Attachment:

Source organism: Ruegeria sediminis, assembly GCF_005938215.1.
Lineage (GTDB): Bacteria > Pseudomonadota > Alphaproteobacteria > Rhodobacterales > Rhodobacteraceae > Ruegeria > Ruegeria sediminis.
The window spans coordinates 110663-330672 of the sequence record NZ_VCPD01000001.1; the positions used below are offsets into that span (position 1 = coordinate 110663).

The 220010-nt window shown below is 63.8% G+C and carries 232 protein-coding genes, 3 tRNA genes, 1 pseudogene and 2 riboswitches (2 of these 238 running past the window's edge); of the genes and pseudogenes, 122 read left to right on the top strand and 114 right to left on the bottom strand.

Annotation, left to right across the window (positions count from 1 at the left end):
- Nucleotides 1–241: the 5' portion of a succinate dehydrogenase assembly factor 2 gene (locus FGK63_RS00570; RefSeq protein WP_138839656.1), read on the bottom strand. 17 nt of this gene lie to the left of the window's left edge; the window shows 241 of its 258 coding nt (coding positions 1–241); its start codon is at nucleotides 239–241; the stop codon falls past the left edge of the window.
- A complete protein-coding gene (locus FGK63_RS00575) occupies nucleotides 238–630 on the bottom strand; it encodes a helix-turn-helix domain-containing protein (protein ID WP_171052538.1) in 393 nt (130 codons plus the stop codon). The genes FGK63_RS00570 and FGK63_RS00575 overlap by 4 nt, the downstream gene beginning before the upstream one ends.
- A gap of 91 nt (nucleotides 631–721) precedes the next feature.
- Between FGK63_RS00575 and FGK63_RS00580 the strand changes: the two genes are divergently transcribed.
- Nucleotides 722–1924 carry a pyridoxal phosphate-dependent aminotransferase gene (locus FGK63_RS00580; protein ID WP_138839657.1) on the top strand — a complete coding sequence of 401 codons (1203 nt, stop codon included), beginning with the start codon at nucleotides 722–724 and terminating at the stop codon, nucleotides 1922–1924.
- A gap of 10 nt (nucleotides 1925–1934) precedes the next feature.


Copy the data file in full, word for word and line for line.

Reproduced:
Source organism: Ruegeria sediminis, assembly GCF_005938215.1.
Lineage (GTDB): Bacteria > Pseudomonadota > Alphaproteobacteria > Rhodobacterales > Rhodobacteraceae > Ruegeria > Ruegeria sediminis.
The window spans coordinates 110663-330672 of the sequence record NZ_VCPD01000001.1; the positions used below are offsets into that span (position 1 = coordinate 110663).

The 220010-nt window shown below is 63.8% G+C and carries 232 protein-coding genes, 3 tRNA genes, 1 pseudogene and 2 riboswitches (2 of these 238 running past the window's edge); of the genes and pseudogenes, 122 read left to right on the top strand and 114 right to left on the bottom strand.

Annotation, left to right across the window (positions count from 1 at the left end):
- Nucleotides 1–241: the 5' portion of a succinate dehydrogenase assembly factor 2 gene (locus FGK63_RS00570; RefSeq protein WP_138839656.1), read on the bottom strand. 17 nt of this gene lie to the left of the window's left edge; the window shows 241 of its 258 coding nt (coding positions 1–241); its start codon is at nucleotides 239–241; the stop codon falls past the left edge of the window.
- A complete protein-coding gene (locus FGK63_RS00575) occupies nucleotides 238–630 on the bottom strand; it encodes a helix-turn-helix domain-containing protein (protein ID WP_171052538.1) in 393 nt (130 codons plus the stop codon). The genes FGK63_RS00570 and FGK63_RS00575 overlap by 4 nt, the downstream gene beginning before the upstream one ends.
- A gap of 91 nt (nucleotides 631–721) precedes the next feature.
- Between FGK63_RS00575 and FGK63_RS00580 the strand changes: the two genes are divergently transcribed.
- Nucleotides 722–1924 carry a pyridoxal phosphate-dependent aminotransferase gene (locus FGK63_RS00580; protein ID WP_138839657.1) on the top strand — a complete coding sequence of 401 codons (1203 nt, stop codon included), beginning with the start codon at nucleotides 722–724 and terminating at the stop codon, nucleotides 1922–1924.
- A gap of 10 nt (nucleotides 1925–1934) precedes the next feature.